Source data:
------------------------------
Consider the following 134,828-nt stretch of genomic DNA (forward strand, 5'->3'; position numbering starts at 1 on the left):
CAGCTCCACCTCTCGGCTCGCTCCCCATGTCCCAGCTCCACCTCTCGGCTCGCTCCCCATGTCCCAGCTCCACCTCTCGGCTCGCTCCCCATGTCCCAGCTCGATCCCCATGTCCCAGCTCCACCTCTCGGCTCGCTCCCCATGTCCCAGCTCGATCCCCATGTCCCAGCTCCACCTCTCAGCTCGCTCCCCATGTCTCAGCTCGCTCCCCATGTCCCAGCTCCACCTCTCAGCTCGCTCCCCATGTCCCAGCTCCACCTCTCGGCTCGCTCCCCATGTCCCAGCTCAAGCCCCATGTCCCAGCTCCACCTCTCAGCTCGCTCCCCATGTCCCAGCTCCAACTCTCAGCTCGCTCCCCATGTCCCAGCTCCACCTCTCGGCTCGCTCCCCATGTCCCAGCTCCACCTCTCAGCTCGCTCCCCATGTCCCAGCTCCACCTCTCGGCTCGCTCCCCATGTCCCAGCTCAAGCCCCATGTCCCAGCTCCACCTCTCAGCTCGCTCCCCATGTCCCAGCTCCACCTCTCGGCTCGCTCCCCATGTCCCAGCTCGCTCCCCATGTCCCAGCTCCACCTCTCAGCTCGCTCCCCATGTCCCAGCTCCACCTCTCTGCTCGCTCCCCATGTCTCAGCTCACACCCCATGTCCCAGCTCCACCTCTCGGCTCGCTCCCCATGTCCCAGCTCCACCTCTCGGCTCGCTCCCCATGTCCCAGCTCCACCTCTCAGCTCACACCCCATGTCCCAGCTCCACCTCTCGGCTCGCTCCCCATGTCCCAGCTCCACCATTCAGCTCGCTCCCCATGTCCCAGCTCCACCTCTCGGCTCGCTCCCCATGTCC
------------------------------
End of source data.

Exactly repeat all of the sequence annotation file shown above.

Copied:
Consider the following 134,828-nt stretch of genomic DNA (forward strand, 5'->3'; position numbering starts at 1 on the left):
CAGCTCCACCTCTCGGCTCGCTCCCCATGTCCCAGCTCCACCTCTCGGCTCGCTCCCCATGTCCCAGCTCCACCTCTCGGCTCGCTCCCCATGTCCCAGCTCGATCCCCATGTCCCAGCTCCACCTCTCGGCTCGCTCCCCATGTCCCAGCTCGATCCCCATGTCCCAGCTCCACCTCTCAGCTCGCTCCCCATGTCTCAGCTCGCTCCCCATGTCCCAGCTCCACCTCTCAGCTCGCTCCCCATGTCCCAGCTCCACCTCTCGGCTCGCTCCCCATGTCCCAGCTCAAGCCCCATGTCCCAGCTCCACCTCTCAGCTCGCTCCCCATGTCCCAGCTCCAACTCTCAGCTCGCTCCCCATGTCCCAGCTCCACCTCTCGGCTCGCTCCCCATGTCCCAGCTCCACCTCTCAGCTCGCTCCCCATGTCCCAGCTCCACCTCTCGGCTCGCTCCCCATGTCCCAGCTCAAGCCCCATGTCCCAGCTCCACCTCTCAGCTCGCTCCCCATGTCCCAGCTCCACCTCTCGGCTCGCTCCCCATGTCCCAGCTCGCTCCCCATGTCCCAGCTCCACCTCTCAGCTCGCTCCCCATGTCCCAGCTCCACCTCTCTGCTCGCTCCCCATGTCTCAGCTCACACCCCATGTCCCAGCTCCACCTCTCGGCTCGCTCCCCATGTCCCAGCTCCACCTCTCGGCTCGCTCCCCATGTCCCAGCTCCACCTCTCAGCTCACACCCCATGTCCCAGCTCCACCTCTCGGCTCGCTCCCCATGTCCCAGCTCCACCATTCAGCTCGCTCCCCATGTCCCAGCTCCACCTCTCGGCTCGCTCCCCATGTCC